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Comparing alternative approaches to measuring the geographical accessibility of urban health services: Distance types and aggregation-error issues

Apparicio P, Abdelmajid M, Riva M, Shearmur R - Int J Health Geogr (2008)

Evaluating local aggregation errors for hospitals.
© Copyright Policy - open-access
Figure 5: Evaluating local aggregation errors for hospitals.
Mentions: Absolute differences between aggregation methods for the closest hospital computed using shortest network distance and shortest distance time are further mapped in Figure 5. Again, stronger absolute aggregation errors are observed in suburban areas on the south and north shores of the CMA; errors remain smaller in central areas of the Island of Montréal.

Bottom Line: Yet, the choice of these parameters may potentially generate different results leading to significant measurement errors.This is especially so if these measures are to be included as a dimension of the built environment in studies investigating residential area effects on health.If these measures are not sufficiently precise, this could lead to errors or lack of precision in the estimation of residential area effects on health.

Affiliation: Spatial Analysis and Regional Economics Laboratory, Université du Québec, Institut national de la recherche scientifique, Urbanisation, Culture et Société, 385 rue Sherbrooke est, Montréal (Québec), H2X 1E3, Canada. philippe_apparicio@ucs.inrs.ca

ABSTRACT

Background: Over the past two decades, geographical accessibility of urban resources for population living in residential areas has received an increased focus in urban health studies. Operationalising and computing geographical accessibility measures depend on a set of four parameters, namely definition of residential areas, a method of aggregation, a measure of accessibility, and a type of distance. Yet, the choice of these parameters may potentially generate different results leading to significant measurement errors. The aim of this paper is to compare discrepancies in results for geographical accessibility of selected health care services for residential areas (i.e. census tracts) computed using different distance types and aggregation methods.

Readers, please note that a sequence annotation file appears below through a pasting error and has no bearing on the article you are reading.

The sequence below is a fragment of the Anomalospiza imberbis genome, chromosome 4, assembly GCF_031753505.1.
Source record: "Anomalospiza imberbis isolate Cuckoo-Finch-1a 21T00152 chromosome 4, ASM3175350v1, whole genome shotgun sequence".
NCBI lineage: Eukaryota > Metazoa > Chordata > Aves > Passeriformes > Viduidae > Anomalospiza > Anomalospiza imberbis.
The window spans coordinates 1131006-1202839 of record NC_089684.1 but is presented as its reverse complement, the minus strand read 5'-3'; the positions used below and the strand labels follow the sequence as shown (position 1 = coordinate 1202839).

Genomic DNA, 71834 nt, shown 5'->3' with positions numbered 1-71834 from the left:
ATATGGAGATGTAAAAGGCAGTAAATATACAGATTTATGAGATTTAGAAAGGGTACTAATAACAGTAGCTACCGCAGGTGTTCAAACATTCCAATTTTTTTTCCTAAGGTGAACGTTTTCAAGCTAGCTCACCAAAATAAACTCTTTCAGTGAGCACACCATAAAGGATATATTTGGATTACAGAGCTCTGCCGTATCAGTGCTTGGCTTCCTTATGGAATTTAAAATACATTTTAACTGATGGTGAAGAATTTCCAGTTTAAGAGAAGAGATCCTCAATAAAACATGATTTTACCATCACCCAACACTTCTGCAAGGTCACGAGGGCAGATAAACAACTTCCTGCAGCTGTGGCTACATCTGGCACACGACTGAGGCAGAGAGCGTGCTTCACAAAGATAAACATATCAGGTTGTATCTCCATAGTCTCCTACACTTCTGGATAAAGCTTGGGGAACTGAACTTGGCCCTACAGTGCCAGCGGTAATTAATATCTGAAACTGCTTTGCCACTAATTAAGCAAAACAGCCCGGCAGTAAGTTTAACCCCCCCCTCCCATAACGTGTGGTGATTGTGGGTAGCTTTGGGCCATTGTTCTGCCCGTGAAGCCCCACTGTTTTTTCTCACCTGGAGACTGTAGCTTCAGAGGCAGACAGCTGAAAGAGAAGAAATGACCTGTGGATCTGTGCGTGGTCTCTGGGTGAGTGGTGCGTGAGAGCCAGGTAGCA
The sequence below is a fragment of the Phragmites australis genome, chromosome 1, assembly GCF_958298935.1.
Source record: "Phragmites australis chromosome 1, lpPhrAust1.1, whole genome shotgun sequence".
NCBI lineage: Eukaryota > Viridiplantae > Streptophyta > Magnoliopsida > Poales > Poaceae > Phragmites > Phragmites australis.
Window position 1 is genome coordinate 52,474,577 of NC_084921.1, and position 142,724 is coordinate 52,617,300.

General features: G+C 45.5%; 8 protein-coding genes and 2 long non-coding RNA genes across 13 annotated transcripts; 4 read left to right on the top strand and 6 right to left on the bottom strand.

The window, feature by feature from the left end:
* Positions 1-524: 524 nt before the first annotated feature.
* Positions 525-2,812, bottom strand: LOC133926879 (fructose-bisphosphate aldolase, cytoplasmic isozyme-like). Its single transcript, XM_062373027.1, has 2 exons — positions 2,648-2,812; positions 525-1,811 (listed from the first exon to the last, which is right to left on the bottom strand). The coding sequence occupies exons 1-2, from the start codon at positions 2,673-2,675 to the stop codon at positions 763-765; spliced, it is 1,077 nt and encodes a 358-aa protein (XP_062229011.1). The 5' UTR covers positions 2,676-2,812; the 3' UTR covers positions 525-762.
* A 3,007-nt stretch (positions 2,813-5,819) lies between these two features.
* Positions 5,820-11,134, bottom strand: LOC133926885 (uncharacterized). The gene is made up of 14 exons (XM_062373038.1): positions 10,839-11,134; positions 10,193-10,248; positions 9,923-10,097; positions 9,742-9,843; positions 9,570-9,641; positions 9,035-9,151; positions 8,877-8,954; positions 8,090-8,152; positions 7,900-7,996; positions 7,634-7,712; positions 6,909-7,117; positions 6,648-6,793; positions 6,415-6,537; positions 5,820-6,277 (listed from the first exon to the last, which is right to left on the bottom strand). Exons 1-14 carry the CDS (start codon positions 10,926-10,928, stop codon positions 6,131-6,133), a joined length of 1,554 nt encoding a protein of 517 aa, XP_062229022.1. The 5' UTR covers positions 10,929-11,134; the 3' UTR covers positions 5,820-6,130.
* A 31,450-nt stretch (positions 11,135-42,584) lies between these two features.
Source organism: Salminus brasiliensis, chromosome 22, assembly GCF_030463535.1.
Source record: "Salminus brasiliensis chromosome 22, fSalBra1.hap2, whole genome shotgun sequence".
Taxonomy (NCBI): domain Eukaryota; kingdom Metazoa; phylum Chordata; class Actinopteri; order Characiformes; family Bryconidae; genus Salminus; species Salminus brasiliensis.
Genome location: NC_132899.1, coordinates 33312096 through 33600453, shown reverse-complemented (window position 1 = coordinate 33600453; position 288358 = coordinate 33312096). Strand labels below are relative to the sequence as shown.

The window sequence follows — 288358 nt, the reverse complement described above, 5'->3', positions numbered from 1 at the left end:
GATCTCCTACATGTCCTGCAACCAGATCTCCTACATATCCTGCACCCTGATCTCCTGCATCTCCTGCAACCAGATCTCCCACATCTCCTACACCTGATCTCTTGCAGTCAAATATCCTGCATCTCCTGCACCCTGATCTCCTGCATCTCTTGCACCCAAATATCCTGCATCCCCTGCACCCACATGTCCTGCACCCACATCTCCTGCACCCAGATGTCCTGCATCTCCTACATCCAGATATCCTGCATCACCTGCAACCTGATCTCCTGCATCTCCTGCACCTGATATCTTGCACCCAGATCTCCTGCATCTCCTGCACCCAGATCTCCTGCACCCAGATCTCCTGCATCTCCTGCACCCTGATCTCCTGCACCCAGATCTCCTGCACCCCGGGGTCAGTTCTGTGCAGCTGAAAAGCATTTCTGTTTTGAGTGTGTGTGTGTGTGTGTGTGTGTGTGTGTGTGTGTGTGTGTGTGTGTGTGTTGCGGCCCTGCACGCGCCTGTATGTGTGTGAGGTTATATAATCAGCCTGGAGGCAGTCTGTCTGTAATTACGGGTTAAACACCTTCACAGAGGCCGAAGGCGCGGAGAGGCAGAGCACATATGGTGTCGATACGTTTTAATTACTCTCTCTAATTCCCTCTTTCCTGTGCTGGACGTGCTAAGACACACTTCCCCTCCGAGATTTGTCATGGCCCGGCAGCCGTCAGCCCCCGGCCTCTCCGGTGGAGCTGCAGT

Results: First, the comparison of distance types demonstrates that Cartesian distances (Euclidean and Manhattan distances) are strongly correlated with more accurate network distances (shortest network and shortest network time distances) across the metropolitan area (Pearson correlation greater than 0.95). However, important local variations in correlation between Cartesian and network distances were observed notably in suburban areas where Cartesian distances were less precise.Second, the choice of the aggregation method is also important: in comparison to the most accurate aggregation method (population-weighted mean of the accessibility measure for census blocks within census tracts), accessibility measures computed from census tract centroids, though not inaccurate, yield important measurement errors for 5% to 10% of census tracts.

Conclusion: Although errors associated to the choice of distance types and aggregation method are only important for about 10% of census tracts located mainly in suburban areas, we should not avoid using the best estimation method possible for evaluating geographical accessibility. This is especially so if these measures are to be included as a dimension of the built environment in studies investigating residential area effects on health. If these measures are not sufficiently precise, this could lead to errors or lack of precision in the estimation of residential area effects on health.

View Similar Images In: Results  - Collection
View Article: PubMed Central - HTML -  PubMed
Show All Figures - Show MeSH
getmorefigures.php?pmc=2265683&rFormat=json&query=null&req=5